Statistical analysis was performed using Statistical Package for the Social Sciences (SPSS) 22.0 package program (IBM, Corp., Armonk, NY, USA). Normality assumptions were tested via Shapiro-Wilk analysis. Variables were expressed as mean±standard error (SE) when normally distributed and as median (25th-75th percentiles) when non-normally distributed. Mean differences between two independent groups were assessed using the independent samples t-test and Mann-Whitney U test as appropriate. We performed a one-way ANOVA test to determine mean differences between more than two groups. The correlation between numerical parameters was tested by the Pearson or Spearman methods. Differences and correlations were considered significant at p<0.05.


The study included 129 patients with MAFLD (age, mean±SE: 32.1±0.5 years). Anthropometric, clinical, and laboratory data are shown in Table 1. Most patients were in the range of overweight or obesity. The distribution of histopathological parameters is shown in Table 2. Patients with SS and BSH were combined in one group described as non-DSH (n=75), with a mean±SE age of 32.7±0.7 years and DSH (n=54), with mean±SE age of 31.2±0.8 years. Fibrosis (F1-F3) was observed in 84 of 129 patients (65.1%). ALT and AST values were significantly higher in patients with fibrosis or steatohepatitis (p<0.05, for both). However, there was no significant difference in other parameters such as BMI, WC, glucose, insulin, HOMA-IR index, and lipid parameters. Additionally, there were also no significant differences in AIP, ADMA, adiponectin, and hs-CRP levels between the two groups. However, similar findings were observed among subjects with (n=84) and without fibrosis (n=45) except for insulin (p=0.007) and HOMA-IR (p=0.008) (Tables 3, 4).

AIP was positively correlated with GGT level (r=0.366, p<0.001) and, negatively correlated with direct bilirubin level (r=-0.487, p<0.001). However, there was no association of AIP with ADMA, adiponectin, hs-CRP, insulin and HOMA-IR levels (p=0.176, p=0.636, p=0.810, p=0.068, and p=0.126, respectively). Moreover, analysis of the AIP with the histological findings (including steatosis, lobular inflammation, hepatocellular ballooning, and fibrosis scores) also showed no association between these parameters (p=0.505, p=0.388, p=0.599 and p=0.849, respectively).


The results of this study show that the AIP calculated in patients with MAFLD was not related to inflammation or fibrosis nor the surrogate markers of ED and atherosclerosis. To the best of our knowledge, this is the first study searching for the relationship between AIP and inflammation or ED or liver histology in patients with MAFLD (below, the implications of these findings will be discussed in detail).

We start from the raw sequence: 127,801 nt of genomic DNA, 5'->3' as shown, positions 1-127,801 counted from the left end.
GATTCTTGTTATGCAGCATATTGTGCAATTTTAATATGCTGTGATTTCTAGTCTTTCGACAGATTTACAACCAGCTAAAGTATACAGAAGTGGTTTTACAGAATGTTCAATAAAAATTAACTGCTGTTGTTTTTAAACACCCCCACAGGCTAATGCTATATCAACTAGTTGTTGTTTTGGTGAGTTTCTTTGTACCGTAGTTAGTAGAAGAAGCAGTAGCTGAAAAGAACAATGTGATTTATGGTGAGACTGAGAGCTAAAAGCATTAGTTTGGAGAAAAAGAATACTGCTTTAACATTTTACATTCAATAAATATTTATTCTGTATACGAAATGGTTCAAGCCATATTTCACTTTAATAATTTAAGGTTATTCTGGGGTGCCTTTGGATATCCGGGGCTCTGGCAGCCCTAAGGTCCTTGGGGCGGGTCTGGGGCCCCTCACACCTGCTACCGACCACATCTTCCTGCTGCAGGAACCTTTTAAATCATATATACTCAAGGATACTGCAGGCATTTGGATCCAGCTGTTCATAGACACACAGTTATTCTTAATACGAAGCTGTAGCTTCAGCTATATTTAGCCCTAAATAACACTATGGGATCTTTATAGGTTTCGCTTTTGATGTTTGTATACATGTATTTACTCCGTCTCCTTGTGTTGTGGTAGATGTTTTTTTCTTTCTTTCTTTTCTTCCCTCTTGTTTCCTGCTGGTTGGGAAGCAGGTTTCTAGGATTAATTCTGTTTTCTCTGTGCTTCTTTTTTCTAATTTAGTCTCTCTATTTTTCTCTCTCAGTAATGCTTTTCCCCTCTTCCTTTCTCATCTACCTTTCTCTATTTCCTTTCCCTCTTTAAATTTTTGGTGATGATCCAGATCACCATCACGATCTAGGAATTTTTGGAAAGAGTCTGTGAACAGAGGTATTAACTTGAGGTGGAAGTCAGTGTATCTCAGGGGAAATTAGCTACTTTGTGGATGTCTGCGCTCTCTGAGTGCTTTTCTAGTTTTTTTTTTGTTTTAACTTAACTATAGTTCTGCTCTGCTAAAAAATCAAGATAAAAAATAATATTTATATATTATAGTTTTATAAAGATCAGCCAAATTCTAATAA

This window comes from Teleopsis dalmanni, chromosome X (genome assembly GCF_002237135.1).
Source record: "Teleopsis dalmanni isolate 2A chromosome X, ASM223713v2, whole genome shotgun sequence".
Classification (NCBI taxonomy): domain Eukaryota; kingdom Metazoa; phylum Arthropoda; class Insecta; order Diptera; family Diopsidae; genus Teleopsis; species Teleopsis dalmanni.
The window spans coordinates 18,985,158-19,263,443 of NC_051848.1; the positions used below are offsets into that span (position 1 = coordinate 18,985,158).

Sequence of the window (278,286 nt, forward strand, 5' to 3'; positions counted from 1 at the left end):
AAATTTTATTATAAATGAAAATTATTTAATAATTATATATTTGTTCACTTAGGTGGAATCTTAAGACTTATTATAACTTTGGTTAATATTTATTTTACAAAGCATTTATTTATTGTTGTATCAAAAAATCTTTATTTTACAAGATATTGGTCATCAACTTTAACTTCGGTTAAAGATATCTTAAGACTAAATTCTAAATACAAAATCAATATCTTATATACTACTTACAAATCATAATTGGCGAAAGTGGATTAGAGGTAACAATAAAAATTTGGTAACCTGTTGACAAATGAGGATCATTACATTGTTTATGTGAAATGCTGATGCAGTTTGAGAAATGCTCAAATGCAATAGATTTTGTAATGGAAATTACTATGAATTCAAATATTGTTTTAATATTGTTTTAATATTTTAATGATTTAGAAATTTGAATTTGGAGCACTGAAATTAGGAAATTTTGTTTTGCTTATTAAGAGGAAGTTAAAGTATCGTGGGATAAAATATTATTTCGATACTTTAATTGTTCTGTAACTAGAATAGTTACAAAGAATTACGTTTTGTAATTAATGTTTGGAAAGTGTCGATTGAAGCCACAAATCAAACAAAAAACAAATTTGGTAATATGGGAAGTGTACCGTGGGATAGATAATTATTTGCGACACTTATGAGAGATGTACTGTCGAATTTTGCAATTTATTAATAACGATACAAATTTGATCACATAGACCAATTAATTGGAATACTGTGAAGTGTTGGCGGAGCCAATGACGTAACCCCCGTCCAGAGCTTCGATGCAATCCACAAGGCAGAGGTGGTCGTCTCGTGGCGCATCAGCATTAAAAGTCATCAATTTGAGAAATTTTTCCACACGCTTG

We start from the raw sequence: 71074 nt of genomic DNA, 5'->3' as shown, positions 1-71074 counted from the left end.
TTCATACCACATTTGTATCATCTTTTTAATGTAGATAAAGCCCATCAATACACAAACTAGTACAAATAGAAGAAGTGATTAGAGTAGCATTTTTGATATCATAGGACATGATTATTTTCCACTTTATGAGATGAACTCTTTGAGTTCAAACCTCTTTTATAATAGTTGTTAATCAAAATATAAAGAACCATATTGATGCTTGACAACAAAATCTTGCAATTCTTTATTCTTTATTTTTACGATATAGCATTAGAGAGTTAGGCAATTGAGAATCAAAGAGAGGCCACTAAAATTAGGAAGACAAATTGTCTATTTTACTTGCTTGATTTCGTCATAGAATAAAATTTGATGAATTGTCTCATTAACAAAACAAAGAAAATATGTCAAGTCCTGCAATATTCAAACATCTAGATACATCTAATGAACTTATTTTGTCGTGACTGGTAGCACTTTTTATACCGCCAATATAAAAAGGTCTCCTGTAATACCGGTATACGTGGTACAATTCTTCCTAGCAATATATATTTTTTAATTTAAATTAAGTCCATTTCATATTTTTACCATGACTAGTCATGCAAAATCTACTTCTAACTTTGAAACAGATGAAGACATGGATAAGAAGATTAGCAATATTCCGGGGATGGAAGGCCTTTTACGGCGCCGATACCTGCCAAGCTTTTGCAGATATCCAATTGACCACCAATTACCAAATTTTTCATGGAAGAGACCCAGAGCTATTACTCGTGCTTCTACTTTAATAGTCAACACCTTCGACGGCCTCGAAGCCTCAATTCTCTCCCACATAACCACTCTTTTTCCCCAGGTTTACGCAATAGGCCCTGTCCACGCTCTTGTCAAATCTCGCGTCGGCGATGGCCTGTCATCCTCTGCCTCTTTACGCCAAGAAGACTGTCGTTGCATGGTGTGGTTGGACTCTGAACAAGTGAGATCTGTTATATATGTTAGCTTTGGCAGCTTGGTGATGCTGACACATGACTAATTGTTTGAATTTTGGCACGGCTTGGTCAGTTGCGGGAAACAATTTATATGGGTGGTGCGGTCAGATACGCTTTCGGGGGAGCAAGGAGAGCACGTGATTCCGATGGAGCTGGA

However, there are limited data regarding the relationship of AIP with NAFLD. Wang et al. (20) evaluated 538 subjects with ultrasonographically diagnosed NAFLD. They found a strong association of AIP with NAFLD in the multivariable logistic regression analysis. Additionally, among the other metabolic factors, such as BMI, WC, and lipid profile, AIP was the best predictor of NAFLD in this study. In another study, Dong et al. (21) analyzed the relationship between AIP and ultrasonographically diagnosed NAFLD in non-obese subjects. AIP was significantly and positively correlated with NAFLD. Moreover, in univariate and multivariate regression analysis, AIP is an independent risk factor for NAFLD. In another cross-sectional study conducted by Xie et al. (28), 7,838 subjects were involved in evaluating the association between AIP and FL and assessing the predictive ability of AIP for FL. AIP was significantly higher in the FL group than in the non-FL group. Additionally, a significantly elevated risk of FL was observed in the higher quartile of AIP compared with that in the lowest quartile following adjustment of gender and age. As far as we know, this is the first study in the literature to investigate the role of AIP in patients with MAFLD. However, no significant difference was observed between the groups with and without DSH in terms of the AIP levels and between patients with and without fibrosis. In correlation analysis, AIP was related to direct bilirubin and GGT levels. However, all histological findings, especially fibrosis, were not significantly associated with AIP levels in subjects with MAFLD. As mentioned above, all the studies that investigated the association of AIP with NAFLD were conducted in subjects with ultrasonographically diagnosed FL. Although it is widely used in the evaluation of FL in clinical practice, liver ultrasonography lacks sufficient sensitivity and specificity to detect liver inflammation and fibrosis. Therefore, the major strength of our study was the use of liver biopsy to diagnose NAFLD, the gold standard method for evaluating liver histology. Considering our findings, we suggest that AIP is not a useful index for predicting MAFLD in routine clinical practice.